43. In addition to Aristotle, Alexander maintained contact with other well-known philosophers of the time. One day he approached Diogenes in the town square and asked: “Can I do something for you?” “Yes,” Diogenes answered, “step aside. You are blocking the sun.” Alexander was delighted with the answer.44. In total, Alexander the Great led his army 11,000 miles and created an Empire that covered over 20 million square miles.

45. Alexander died when he was just 32 years old.46. It is known that Alexander’s grave was visited Julius Caesar, Mark Antony, Octavian and the Roman Emperor Caracalla.47. Immediately after his death in 323 BC began the collapse of the great empire of Alexander the Great.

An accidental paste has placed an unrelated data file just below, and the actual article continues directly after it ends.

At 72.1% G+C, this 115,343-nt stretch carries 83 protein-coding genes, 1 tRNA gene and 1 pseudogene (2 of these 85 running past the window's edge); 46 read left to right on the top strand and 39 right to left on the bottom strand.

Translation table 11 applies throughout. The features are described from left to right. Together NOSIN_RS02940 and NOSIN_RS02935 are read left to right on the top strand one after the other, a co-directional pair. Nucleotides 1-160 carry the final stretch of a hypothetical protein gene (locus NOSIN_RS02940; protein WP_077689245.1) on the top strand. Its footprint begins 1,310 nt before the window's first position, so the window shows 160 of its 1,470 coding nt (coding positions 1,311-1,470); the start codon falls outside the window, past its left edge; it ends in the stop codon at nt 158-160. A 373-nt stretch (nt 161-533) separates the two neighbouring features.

48. During his visit to India, Alexander the Great found a tribe that hadn’t discovered fire yet. 49. Alexander’s body was buried in Alexandria.

50. After death, his body was stored in a vat of honey.